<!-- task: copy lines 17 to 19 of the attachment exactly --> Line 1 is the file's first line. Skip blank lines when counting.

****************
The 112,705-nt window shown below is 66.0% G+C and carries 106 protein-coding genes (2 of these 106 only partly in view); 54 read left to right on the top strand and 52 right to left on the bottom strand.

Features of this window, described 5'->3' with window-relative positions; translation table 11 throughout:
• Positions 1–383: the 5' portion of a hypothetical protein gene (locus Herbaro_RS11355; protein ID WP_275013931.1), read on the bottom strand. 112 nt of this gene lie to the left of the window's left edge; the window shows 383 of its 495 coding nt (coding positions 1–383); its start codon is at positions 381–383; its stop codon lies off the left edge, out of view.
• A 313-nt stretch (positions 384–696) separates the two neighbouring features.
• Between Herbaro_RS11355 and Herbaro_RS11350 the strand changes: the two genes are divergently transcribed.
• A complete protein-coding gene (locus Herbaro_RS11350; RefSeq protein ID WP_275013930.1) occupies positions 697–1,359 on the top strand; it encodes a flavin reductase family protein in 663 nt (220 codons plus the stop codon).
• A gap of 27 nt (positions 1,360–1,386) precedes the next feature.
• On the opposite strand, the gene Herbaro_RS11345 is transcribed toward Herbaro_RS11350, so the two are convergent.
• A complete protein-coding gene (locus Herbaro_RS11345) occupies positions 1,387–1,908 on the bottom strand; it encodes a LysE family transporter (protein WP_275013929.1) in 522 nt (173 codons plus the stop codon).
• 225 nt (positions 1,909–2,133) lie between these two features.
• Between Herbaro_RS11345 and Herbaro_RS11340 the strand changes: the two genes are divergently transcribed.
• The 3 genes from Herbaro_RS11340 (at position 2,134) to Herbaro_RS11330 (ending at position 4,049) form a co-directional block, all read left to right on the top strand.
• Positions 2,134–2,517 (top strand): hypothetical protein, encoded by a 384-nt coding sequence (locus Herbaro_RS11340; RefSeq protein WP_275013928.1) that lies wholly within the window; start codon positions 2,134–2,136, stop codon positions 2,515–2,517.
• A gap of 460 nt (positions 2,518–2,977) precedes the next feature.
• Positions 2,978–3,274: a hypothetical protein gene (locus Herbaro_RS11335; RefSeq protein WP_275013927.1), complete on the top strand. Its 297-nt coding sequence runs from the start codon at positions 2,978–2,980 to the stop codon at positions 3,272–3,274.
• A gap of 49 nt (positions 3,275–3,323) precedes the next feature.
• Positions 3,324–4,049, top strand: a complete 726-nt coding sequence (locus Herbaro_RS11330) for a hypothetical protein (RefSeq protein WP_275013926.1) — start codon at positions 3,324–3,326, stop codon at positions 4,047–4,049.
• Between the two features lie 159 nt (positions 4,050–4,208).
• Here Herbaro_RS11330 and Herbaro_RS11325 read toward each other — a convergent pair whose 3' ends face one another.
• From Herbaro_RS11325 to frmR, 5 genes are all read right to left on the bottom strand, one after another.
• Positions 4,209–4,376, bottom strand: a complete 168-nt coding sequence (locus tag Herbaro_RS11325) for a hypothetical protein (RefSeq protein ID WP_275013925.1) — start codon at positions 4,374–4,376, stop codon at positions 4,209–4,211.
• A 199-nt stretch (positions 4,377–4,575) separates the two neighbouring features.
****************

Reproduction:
• Positions 3,324–4,049, top strand: a complete 726-nt coding sequence (locus Herbaro_RS11330) for a hypothetical protein (RefSeq protein WP_275013926.1) — start codon at positions 3,324–3,326, stop codon at positions 4,047–4,049.
• Between the two features lie 159 nt (positions 4,050–4,208).
• Here Herbaro_RS11330 and Herbaro_RS11325 read toward each other — a convergent pair whose 3' ends face one another.